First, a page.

For my part, I think it’s best for BOTH SIDES to work it out, however untenable it may look. I think the team needs JWs particular skills & I think JWs skills, personality & character are particularly suited to Phila, its fans, the team, etc. I mean he doesn’t mind being boo-ed. Who is okay w/that, seriously, except the guys on this team? And I’ve seen vid of Werth shrugging & saying, “I deserved to be boo-ed.” He hits a HR & points to his RF peeps. He’s spent his last couple of months working out with & helping train Brown who says, “He’s like a big brother to me”. Okay, he’s not Mike Sweeney, but we should keep this player.

  33. Dan

    November 04, 2010 05:51 PM

    CH, I think everyone here would agree that we would love to keep Werth. However, Werth has earned himself a big pay day, and the Phillies can not (or will not, can’t say for sure) give him what other teams will offer him.

    You can be sure, though, that anybody (save for maybe Brown) will be booed by the RF fans. Especially if they struggle.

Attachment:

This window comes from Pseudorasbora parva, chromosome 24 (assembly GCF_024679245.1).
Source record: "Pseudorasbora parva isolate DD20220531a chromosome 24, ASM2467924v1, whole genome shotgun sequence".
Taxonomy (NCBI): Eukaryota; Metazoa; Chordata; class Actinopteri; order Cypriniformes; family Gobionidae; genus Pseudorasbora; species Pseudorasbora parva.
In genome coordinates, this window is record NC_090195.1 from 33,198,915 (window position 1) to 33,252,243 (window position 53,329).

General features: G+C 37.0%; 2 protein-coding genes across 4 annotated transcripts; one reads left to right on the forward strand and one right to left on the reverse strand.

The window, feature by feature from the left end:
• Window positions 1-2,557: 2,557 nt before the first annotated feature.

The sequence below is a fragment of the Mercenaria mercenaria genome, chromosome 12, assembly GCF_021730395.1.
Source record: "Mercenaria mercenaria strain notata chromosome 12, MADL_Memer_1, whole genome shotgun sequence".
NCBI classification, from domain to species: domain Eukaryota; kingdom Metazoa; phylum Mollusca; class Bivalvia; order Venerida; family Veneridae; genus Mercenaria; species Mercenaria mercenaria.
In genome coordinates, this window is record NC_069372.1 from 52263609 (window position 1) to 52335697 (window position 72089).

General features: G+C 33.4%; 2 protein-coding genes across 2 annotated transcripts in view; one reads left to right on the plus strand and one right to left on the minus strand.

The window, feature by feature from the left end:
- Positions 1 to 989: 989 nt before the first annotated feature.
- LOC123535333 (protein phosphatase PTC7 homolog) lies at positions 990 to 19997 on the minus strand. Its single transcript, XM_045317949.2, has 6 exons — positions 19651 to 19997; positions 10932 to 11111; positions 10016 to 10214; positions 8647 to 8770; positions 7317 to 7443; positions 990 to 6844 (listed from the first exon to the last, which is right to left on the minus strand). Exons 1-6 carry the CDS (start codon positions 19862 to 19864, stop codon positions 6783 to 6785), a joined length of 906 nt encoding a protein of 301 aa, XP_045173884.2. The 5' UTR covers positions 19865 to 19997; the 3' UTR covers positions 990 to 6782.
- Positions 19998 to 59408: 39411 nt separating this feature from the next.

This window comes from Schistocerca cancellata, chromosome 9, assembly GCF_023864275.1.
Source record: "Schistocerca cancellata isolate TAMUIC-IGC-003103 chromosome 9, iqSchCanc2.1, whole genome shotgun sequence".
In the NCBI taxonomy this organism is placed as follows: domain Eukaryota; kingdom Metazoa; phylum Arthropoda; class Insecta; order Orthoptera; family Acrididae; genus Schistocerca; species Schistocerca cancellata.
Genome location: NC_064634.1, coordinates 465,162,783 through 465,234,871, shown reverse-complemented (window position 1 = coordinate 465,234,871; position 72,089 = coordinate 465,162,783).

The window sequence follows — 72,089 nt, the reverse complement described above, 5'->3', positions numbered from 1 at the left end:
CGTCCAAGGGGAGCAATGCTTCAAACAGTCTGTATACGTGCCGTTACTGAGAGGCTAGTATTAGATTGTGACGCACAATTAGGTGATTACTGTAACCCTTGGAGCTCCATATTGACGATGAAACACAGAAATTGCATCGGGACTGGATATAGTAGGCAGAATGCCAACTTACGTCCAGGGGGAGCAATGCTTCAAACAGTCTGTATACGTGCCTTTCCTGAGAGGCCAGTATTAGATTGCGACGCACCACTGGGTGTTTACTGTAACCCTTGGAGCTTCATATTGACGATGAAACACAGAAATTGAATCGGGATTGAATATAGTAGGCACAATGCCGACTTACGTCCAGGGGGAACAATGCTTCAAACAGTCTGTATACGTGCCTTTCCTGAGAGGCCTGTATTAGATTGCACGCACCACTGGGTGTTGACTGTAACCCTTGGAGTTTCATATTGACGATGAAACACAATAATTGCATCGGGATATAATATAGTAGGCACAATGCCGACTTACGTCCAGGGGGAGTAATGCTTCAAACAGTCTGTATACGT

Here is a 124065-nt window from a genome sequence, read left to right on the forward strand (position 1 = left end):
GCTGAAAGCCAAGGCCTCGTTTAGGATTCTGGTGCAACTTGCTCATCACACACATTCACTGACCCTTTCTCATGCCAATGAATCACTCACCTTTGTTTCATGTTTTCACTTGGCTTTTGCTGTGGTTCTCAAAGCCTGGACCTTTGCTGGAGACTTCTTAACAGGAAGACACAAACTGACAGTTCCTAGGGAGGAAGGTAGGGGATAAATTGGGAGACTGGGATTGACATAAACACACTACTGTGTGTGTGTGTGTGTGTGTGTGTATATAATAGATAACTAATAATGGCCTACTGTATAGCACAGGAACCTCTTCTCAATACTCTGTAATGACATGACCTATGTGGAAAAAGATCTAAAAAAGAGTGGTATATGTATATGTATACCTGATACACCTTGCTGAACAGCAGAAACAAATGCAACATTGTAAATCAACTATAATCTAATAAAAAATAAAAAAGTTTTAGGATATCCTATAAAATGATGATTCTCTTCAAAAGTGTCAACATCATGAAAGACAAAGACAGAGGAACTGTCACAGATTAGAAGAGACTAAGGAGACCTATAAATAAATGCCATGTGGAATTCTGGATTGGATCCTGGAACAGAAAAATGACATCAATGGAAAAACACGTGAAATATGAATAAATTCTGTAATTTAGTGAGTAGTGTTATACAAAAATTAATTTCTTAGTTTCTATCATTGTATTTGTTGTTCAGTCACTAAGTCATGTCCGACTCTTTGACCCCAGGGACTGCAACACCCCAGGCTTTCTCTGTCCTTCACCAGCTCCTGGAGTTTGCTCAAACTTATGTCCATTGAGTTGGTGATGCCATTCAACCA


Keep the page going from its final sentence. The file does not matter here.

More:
I’ll be anticipating “Jayson Werth” chants for the opener. The tone of that chant will depend on whether or not Jayson is still a Phillie.

  34. John Pilecki

    November 04, 2010 07:04 PM

    Mike Schmidt struggled mightily when he first came up into the bigs. Brown is in a much better position, being on a team considered among MLB’s elite; Schmidt received the brunt of nearly two decades of Phillies’ fan frustration. Brown should survive his learning experience just fine.

  35. Steve

    November 04, 2010 08:23 PM

    I hope the FO sees the situation as more than “give Brown his shot” vs. “resign Werth”. That’s a sucker’s choice. As has been said by many others, Brown could and should play in place of Ibanez before he plays in place of Werth. I see enough reason to assume someone would take Ibanez. I also see Ibanez being interested in a trade if he sees little playing time with Dom Brown in his spot.